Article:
Chris Chatman overcomes first round knockdown to secure a draw

Chris Chatman of City Boxing, San Diego, Ca. Photo: Jim Wyatt

After a rough start in round one, punctuated by a knockdown aided by a slippery advertiser emblem, Chris Chatman kept slugging it out until he managed a pivotal knockdown of Charles Hatley with just 1:07 left in the final stanza.


The scoring by rounds:

First round went to Hatley who scored a surprise knockdown which had Chatman unsettled and falling to his knees. Score round one: [Hatley 10-8]

Second round also went to Hatley who at the time felt confident in his game plan and kept circling and landing more blows. [Hatley [10-9].

Third round: After Chatman got Hatley to miss by bobbing and weaving, he started landing more of the telling blows. [Chatman 10-9].

Charles Hatley Jr., the pride of Dallas, Texas

Fourth round: Neither boxer overwhelmed their opponent. Since Hatley was the hometown favorite, that factor alone most likely influenced the judges to score the close round in Hatley’s favor. [Hatley 10-9]

Fifth round: Hatley is busier but begins to throw meaningless, pitter patter punches, while Chatman is snapping Hatley’s head back. [Chatman 10-9]

Sixth round: Chatman takes over the round and lands punch after punch while Hatley is in retreat mode. [Chatman 10-9]

Seventh round: Again, the round could have been scored either way, so we’ll put this one in Hatley’s column. [Hatley 10-9]

Entering the eighth and final round, it appeared Hatley had another win if he could only stay out of harm’s way. Continuing to press the action, Chatman advanced on Hatley who was now on his bicycle. Whenever Hatley stopped, Chatman was right there delivering either a lunging overhand right or a dandy left hook. For the first time, the accumulation of blows appeared to have a major effect on Hatley. At 1:07 of that final round, Hatley slowed to a standstill and Chatman caught him good, followed by a second and a third punch and down went Hatley. Clearly dazed by the accumulation of in your face punches, it’s a mystery how Hatley is able to maintained his equilibrium in the final 60 seconds.  The scoring of the knockdown and complete domination, warrants a [10-8] score for Chatman.

Scoring total: 75-75. Two judges agreed with our analysis and scored the bout 75-75. A third judge who should find another profession, scored the bout: 77-73 in favor of Hatley. When you give Chatman only 73 points in an eight round bout, that means Chatman only won two rounds during the entire bout. The final round, a round you have to score 10-8 because of Chatman’s complete domination, plus only one other round, a 10-9 round. That my friends is unreasonable.

In criticism of our homeboy, we should point out: His indiscriminate switching from orthodox to the southpaw stance gave Hatley an opportunity to score multiple times. He also became careless at times when he dropped his guard. With Hatley on his bicycle, there were periods where he failed to cut off the ring. It’s possible his legs started to give out from all the chasing.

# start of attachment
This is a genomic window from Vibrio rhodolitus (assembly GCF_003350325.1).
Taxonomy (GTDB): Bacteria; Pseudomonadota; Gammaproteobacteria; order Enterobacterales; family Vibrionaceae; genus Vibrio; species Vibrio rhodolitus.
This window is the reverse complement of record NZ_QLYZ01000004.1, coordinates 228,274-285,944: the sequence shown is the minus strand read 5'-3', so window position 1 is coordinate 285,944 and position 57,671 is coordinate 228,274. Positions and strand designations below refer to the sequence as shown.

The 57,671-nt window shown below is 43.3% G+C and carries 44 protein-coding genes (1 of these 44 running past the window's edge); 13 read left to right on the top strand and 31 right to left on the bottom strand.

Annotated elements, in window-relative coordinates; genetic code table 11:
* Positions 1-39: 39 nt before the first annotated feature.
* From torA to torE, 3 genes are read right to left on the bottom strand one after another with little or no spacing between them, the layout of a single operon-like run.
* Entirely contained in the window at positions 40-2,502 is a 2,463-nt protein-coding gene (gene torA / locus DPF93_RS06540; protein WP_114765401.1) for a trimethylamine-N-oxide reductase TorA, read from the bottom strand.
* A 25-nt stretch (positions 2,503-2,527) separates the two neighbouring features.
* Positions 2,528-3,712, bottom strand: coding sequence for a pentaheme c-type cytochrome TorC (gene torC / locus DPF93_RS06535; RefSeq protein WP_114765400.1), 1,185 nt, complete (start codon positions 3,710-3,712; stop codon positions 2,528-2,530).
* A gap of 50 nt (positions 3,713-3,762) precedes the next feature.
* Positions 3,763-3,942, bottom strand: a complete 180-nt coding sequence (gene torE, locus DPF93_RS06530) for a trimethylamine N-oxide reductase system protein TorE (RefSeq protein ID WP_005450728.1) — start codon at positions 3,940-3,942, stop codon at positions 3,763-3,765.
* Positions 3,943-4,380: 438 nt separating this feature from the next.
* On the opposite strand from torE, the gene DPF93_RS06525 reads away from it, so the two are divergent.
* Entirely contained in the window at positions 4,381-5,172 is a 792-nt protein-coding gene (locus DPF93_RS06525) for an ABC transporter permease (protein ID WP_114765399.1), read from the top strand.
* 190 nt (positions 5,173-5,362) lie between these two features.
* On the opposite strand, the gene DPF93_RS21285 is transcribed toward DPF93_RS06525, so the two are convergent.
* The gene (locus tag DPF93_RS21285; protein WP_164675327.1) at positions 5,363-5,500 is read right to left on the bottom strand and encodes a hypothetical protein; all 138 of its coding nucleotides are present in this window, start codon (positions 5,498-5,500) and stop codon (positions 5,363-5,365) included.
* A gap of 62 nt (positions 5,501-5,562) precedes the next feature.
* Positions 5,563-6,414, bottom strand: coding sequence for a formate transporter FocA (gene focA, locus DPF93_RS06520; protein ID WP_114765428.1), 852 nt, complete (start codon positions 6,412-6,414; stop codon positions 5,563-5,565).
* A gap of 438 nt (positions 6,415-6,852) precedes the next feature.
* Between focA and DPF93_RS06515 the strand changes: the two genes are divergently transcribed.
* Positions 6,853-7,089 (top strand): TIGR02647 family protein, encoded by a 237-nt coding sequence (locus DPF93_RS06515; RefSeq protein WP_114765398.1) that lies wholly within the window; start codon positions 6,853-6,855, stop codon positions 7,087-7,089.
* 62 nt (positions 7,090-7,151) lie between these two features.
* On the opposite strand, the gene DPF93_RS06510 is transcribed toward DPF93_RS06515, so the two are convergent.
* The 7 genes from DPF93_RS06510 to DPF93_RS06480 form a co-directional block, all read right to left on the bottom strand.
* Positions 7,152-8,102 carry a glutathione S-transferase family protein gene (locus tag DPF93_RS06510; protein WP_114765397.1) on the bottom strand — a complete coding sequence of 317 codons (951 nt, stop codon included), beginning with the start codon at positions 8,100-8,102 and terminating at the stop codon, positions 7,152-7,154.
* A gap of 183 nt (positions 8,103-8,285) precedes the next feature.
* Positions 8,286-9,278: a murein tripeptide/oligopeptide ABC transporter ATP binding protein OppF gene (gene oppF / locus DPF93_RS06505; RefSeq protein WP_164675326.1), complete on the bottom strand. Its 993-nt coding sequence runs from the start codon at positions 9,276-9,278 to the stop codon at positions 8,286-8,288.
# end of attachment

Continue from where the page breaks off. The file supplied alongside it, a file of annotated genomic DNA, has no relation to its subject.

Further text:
Former Contender Series contestant Brian Vera (seated) defeats Sergio Mora, the former Contender TV Show winner.

In the co-main event, Brian Vera of Fort Worth, Texas, a veteran of the Contender Series (Season 3) and loser of four of his last five fights, won a close, hotly contested bout over Sergio Mora of Los Angeles, Ca.

Mora, the champion on the Contender TV series and former WBC Light middleweight champ, was coming off a Nationally televised draw on September 18, 2010 versus Shane Mosely. Unlike the boring bout with Mosely, Mora fought admirably in this one. In the bout with Mosely, Mora’s game plan involved running a lot and therefore he was widely criticized.

With his two inch height advantage and familiarity with his opponent, Mora felt confident enough to stand toe to toe with Vera. Vera put forth a career-best performance by outworking and out-landing Mora early, and even using his jab effectively. However, Mora made Vera miss a lot, but didn’t counter enough to win the early rounds. As has been his MO, Mora fought hard in the late stages probably realizing he was in danger of losing. In the 9th round in particular he absolutely hammered Vera to the body. It wasn’t enough though. One positive for Mora was the fact that this fight was very entertaining. In the end, both boxers’ faces were cut and badly bruised. Two judges scored the bout, 96-94 and 96-94 in favor of Vera and the third judge thought Mora won, 96-94.

Eighteen year-old Ray Ximenez, Jr. (2-0-0), the former Jr. Olympic Champion, is still in high school.

On the undercard, Ray Ximenez, Jr., (2-0-0), the 18 year-old Dallas, Texas high school student, took on 30 year-old Alfredo Berto (1-4-0) from Houston, Texas. The former Junior Olympic Champion had no problem winning an unanimous decision, and won every round in their four rounder.

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